Unit 4 The Bacchae
The city of Thebes is torn apart by the conflicting demands of reason and religion, as the disguised god Dionysus returns to his home town demanding to be worshipped. Opposing him is the young king Pentheus, who is doomed to suffer the ultimate punishment for his disbelief. Featured speakers include world-renowned playwright/author Wole Soyinka, actor Alan Cumming, and Daniel Mendelsohn of Bard College.
Unit 5 The Bhagavad Gita
This epic tale of the warrior-prince Arjuna confronting a life-or-death dilemma during civil war presents a unique and powerful philosophy of duty, discipline, and serving a higher purpose. Beautiful illustrations connect the story with its rich history and culture. Featured speakers include Sheldon Pollock, Professor of Sanskrit Studies and acclaimed composer Philip Glass.
Unit 6 The Tale of Genji
This portrait of court life in medieval Japan follows the life and exploits of the great Genji. Written by Murasaki Shikibu, a lady of the Japanese court, it provides an insider's view of Japanese court life, the official and behind the screen. Art, clothing, music from the time of the novel illustrate the obserations of authors Jane Smiley and Chiori Miyagawa, among others.
Unit 7 Journey to the West
The powerful and mischievous Stone Monkey King brings chaos to heaven and earth. Freed from a mountain prison in order to guard a Chinese monk on his journey to retrieve the Buddhist scriptures from India, Monkey seeks his own spiritual transformation. Modern performance, contemporary art, and Buddhist philosophers provide a rich context to the ancient tale. Featured cast members include playwright David Henry Huang, storyteller Diane Wolkstein, and translator Professor Anthony Yu.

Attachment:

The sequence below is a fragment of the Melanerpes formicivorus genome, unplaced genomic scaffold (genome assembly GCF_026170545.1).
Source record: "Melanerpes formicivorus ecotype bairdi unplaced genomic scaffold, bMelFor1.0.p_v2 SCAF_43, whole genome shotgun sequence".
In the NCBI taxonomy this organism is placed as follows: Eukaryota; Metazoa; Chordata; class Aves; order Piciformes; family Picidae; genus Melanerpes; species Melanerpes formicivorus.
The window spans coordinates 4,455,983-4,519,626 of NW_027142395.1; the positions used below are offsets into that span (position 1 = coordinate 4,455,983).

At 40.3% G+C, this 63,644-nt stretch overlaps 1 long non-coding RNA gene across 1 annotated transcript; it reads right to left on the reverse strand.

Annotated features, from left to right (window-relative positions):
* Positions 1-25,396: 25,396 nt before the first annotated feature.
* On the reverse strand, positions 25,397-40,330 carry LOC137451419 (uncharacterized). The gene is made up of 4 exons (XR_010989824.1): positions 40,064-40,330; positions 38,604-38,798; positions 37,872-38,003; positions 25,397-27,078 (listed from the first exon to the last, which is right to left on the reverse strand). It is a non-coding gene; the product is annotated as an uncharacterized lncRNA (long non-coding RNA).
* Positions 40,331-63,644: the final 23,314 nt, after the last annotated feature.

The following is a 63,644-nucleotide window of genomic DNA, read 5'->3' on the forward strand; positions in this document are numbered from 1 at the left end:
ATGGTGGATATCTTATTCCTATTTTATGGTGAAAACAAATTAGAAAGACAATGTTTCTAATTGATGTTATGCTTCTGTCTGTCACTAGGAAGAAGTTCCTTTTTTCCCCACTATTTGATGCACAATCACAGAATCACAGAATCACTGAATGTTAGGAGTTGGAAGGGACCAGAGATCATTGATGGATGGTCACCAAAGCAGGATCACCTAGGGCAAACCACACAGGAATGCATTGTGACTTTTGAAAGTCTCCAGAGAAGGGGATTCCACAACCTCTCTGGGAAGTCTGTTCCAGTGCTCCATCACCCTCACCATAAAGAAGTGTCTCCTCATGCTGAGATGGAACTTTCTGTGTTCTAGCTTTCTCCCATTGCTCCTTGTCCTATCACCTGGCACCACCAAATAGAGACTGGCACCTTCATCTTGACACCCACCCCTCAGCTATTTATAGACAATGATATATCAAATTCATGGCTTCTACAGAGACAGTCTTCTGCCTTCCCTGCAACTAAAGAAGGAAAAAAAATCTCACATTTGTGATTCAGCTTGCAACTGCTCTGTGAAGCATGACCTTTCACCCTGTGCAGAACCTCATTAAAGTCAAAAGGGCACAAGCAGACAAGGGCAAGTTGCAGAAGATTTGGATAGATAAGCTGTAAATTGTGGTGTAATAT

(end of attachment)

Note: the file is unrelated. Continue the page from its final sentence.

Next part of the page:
Unit 8 Popol Vuh
The Mayan book of creation, the dawn of life, and the glories of gods and kings. This magnificent epic was saved from destruction at the hands of the Spanish by Quiché chroniclers. Once repressed, the story is now interwoven with the history of today's Mayan people. Featured speakers include archaeologist Richard Hanson, humorist Mo Rocca, and Guatemalan artist Shuni Giron.
Unit 9 Candide
A satirical novel following the travails of Candide, a hopeless optimist whose faith in his tutor's mantra that his is "the best of all possible worlds" is tested beyond all limits. Voltaire's challenge to the aristocracy of his day proves refreshingly amusing and biting today. Original illustrations, songs, and comic book figures plumb the depths of this satire. Featured speakers include director Harold Ramis, actress Kristin Chenoweth, and cartoonist Chris Ware.
Unit 10 Things Fall Apart
In this foundational modern African novel, Chinua Achebe's story follows the lives of people trying to understand which belief systems deserve their loyalty. The protagonist, Okonkwo is a tribal leader who battles neighboring villages, the English, and his own demons in early colonial Nigeria. The perspectives of readers from around the world reveal the novel's universal themes. Cast members include playwright and professor Tess Onwueme and theater director Chuck Mike.
Unit 11 One Hundred Years of Solitude
Gabriel García Márquez's multigenerational saga of the Buendía family in the isolated town of Macondo inaugurated the boom in Latin American literature in the 1970s and marked the beginning of magical realism. Writer Sandra Cisneros and scholar of Latin American literature, Ilan Stavans lend their thoughts and voices to the discussion of this epic novel.
Unit 12 The God of Small Things
Fraternal twins Rahel and Estha struggle to reclaim their lives after their childhood is destroyed by tragic circumstances. As past and present merge in this narrative of Indian society and politics, the many layers of the caste system are mirrored in the poetic and inventive language of the author. Featured speakers include Simon Gikandi of Princeton University, author Evelyn Ch'ien.
Unit 13 The Thousand and One Nights
Shahrazad must hold the interest of her despotic husband the sultan with nightly tales, lest she lose her life in the morning. This wellspring of storytelling, circulating from medieval Persia to Egypt to Iraq, like its wily raconteur lives on in many modern adaptations. Art, performance, and film images are employed to show the collection's broad span of influence. Featured speakers include Marin Alsop, musical director of the Baltimore Symphony Orchestra and Aly Jetha and Shabnam Rezai, co-producers of the 1001 Nights animated series.